You've found your way to our 24-day-long Linux command-line toys advent calendar. If this is your first visit to the series, you might be asking yourself what a command-line toy even is. It could be a game or any simple diversion that helps you have fun at the terminal.
Some of you will have seen various selections from our calendar before, but we hope there’s at least one new thing for everyone.
There are many ways to listen to music at the command line; if you've got media stored locally, cmus is a great option, but there are plenty of others as well.
Lots of times when I'm at the terminal, though, I'd really rather just zone out and not pay close attention to picking each song, and let someone else do the work. While I've got plenty of playlists that work for just such a purpose, after a while, even though go stale, and I'll switch over to an internet radio station.
Today's toy, MPlayer, is a versatile multimedia player that will support just about any media format you throw at it. If MPlayer is not already installed, you can probably find it packaged for your distribution. On Fedora, I found it in RPM Fusion (be aware that this is not an "official" repository for Fedora, so exercise caution):
$ sudo dnf install mplayer
MPlayer has a slew of command-line options to set depending on your situation. I wanted to listen to the local college radio station here in Raleigh (88.1 WKNC, they're pretty good!), and so after grabbing the streaming URL from their website, all that took to get my radio up and running, no GUI or web player needed, was:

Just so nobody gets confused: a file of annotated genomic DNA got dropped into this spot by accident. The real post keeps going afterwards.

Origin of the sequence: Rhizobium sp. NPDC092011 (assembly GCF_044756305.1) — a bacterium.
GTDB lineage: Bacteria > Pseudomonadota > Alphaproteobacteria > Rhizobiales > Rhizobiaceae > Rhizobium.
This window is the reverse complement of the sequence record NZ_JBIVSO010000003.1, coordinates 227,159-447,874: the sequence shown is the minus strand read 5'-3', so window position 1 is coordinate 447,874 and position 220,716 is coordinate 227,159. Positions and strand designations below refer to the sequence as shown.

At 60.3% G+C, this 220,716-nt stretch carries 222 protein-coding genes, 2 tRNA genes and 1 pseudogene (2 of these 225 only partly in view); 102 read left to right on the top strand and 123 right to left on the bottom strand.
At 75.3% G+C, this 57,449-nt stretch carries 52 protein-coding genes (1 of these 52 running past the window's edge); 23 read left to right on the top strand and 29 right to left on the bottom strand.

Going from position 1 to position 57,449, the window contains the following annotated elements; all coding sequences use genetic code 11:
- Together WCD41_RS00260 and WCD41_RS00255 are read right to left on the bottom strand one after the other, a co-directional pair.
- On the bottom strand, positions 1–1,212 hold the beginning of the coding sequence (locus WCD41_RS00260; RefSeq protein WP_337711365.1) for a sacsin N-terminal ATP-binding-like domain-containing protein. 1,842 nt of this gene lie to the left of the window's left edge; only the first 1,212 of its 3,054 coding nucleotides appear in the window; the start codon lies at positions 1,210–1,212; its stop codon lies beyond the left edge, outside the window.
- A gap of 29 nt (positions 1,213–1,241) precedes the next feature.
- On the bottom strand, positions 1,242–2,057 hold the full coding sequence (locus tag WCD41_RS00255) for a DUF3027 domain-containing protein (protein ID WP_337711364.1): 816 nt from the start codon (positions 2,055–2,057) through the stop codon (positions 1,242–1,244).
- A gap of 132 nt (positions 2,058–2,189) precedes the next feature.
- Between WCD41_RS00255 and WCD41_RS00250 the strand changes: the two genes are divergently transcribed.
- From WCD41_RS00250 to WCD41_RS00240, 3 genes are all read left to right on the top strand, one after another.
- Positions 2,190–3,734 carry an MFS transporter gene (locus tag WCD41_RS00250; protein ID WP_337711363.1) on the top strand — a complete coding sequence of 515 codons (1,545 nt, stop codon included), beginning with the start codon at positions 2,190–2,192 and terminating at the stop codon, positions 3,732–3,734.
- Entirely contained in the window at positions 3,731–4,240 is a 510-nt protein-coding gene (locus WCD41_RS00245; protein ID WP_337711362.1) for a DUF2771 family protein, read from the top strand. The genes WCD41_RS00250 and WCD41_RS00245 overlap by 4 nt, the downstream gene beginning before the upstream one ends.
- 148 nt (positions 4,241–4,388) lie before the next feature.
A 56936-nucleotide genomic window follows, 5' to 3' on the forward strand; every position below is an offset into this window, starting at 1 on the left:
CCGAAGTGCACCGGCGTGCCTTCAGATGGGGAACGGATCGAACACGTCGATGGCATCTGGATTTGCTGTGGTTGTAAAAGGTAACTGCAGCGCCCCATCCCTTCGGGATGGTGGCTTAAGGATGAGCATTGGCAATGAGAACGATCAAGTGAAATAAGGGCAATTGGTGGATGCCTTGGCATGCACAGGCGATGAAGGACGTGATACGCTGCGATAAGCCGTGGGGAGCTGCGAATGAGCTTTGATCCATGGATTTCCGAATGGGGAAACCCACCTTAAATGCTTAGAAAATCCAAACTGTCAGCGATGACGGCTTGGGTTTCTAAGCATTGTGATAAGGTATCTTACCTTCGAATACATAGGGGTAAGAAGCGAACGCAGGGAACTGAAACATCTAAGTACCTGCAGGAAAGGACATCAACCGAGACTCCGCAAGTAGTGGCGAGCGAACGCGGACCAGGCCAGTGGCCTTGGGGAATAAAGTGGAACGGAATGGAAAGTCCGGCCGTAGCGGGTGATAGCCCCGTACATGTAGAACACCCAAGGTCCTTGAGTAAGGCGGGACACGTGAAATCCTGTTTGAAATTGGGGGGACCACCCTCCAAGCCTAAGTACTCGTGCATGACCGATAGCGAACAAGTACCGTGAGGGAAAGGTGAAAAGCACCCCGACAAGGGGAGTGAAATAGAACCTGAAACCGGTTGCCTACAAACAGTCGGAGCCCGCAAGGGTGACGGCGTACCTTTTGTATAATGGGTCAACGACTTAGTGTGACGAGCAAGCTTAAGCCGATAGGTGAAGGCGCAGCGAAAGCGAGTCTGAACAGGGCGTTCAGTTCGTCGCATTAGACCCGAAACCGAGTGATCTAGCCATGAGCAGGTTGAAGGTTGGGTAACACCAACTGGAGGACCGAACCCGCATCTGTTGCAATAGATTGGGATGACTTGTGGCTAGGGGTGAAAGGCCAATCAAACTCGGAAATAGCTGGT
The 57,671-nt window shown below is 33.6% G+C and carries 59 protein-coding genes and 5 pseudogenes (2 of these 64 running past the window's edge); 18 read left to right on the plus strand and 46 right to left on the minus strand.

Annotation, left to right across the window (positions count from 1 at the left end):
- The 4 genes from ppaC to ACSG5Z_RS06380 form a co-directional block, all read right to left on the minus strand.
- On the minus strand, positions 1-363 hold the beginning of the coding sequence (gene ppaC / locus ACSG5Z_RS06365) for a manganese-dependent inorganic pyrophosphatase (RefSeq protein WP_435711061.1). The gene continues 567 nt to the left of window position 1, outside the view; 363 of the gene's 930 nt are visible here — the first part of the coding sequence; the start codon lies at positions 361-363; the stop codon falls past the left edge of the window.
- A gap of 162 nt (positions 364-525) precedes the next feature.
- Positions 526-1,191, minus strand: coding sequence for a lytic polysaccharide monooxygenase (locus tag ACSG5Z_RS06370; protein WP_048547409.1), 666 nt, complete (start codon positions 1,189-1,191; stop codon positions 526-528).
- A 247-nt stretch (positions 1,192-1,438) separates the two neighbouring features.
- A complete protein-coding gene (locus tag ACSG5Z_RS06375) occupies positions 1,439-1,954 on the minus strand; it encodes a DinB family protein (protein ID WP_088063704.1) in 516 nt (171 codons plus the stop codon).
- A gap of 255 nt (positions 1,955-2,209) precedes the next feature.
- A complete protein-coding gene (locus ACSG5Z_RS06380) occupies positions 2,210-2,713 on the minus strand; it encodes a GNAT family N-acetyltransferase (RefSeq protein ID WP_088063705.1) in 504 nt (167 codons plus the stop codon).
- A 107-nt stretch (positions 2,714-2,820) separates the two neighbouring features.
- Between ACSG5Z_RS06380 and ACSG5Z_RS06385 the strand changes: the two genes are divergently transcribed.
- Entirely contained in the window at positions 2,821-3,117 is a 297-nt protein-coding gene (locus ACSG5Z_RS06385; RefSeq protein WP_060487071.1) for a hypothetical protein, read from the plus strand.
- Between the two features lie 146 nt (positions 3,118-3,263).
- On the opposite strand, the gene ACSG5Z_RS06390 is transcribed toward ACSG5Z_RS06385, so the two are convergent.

$ mplayer -nocache -afm ffmpeg http://wknc.sma.ncsu.edu:8000/wknchd1.mp3
MPlayer is open source under the GPLv3, and you can find out more about the project and download source code from the project's website.
As I mentioned in yesterday's article, I'm trying to use a screenshot of each toy as the lead image for each article, but as we moved into the world of audio, I had to fudge it a little. So today's image was created from a public domain icon of a radio tower using img2txt, which is provided by the libcaca package.
Do you have a favorite command-line toy that you we should have included? Our calendar is basically set for the remainder of the series, but we'd still love to feature some cool command-line toys in the new year. Let me know in the comments below, and I'll check it out. And let me know what you thought of today's amusement.
Be sure to check out yesterday's toy, Let you Linux terminal speak its mind, and come back tomorrow for another!